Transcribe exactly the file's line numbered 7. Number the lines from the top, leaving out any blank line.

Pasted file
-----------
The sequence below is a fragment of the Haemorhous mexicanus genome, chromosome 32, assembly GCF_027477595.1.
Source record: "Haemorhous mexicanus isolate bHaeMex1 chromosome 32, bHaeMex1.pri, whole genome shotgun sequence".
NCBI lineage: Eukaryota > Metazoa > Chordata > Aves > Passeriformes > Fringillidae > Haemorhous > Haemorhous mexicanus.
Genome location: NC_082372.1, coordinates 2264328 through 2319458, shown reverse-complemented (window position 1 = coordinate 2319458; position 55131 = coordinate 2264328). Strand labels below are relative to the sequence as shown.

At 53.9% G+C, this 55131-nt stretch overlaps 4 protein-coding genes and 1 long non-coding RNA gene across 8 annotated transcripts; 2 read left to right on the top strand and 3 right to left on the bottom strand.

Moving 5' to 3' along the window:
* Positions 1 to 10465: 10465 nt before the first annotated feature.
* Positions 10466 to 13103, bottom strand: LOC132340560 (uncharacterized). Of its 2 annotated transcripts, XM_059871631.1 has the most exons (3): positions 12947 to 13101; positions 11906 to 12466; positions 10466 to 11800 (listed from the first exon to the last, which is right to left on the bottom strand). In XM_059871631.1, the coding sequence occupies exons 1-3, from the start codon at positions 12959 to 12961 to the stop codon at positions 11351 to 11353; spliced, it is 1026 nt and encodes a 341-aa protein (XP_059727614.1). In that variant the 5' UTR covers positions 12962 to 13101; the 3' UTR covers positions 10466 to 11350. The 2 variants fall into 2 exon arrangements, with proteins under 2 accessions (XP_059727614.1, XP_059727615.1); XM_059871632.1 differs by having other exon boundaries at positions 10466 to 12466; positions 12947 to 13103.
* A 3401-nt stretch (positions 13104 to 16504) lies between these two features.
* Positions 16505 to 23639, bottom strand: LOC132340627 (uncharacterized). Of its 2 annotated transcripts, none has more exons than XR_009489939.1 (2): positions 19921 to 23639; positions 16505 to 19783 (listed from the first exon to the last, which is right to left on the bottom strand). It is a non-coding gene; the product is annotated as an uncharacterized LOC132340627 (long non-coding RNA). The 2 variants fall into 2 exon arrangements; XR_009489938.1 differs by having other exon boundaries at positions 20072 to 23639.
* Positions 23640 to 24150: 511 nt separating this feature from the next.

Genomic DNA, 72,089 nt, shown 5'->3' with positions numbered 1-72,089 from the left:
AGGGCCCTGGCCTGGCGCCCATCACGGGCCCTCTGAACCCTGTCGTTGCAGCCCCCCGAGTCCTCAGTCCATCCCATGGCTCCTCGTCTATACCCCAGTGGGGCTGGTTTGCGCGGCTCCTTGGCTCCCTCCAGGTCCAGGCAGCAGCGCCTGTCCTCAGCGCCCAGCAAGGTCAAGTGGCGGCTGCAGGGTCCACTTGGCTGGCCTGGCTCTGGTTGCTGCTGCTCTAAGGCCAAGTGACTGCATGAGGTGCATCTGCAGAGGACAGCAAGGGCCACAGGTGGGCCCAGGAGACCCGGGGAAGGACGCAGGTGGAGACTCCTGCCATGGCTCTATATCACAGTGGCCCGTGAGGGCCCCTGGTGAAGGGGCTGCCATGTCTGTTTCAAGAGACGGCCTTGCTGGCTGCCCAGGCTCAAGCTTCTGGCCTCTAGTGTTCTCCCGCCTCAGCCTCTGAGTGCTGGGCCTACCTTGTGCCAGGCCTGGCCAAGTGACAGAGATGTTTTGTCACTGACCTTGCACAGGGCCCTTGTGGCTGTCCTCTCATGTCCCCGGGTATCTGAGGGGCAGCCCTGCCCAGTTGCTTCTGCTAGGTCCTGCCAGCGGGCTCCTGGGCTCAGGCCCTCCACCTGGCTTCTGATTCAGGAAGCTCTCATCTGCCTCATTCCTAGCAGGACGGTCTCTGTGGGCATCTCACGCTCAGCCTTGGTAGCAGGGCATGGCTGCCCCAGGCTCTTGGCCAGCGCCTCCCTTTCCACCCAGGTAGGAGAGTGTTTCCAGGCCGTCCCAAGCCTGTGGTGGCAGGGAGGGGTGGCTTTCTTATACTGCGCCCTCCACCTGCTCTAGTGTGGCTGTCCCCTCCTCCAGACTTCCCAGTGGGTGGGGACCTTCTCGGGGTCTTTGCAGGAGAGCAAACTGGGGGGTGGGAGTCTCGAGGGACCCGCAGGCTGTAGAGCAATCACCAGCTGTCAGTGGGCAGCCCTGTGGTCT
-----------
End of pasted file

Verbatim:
* Positions 1 to 10465: 10465 nt before the first annotated feature.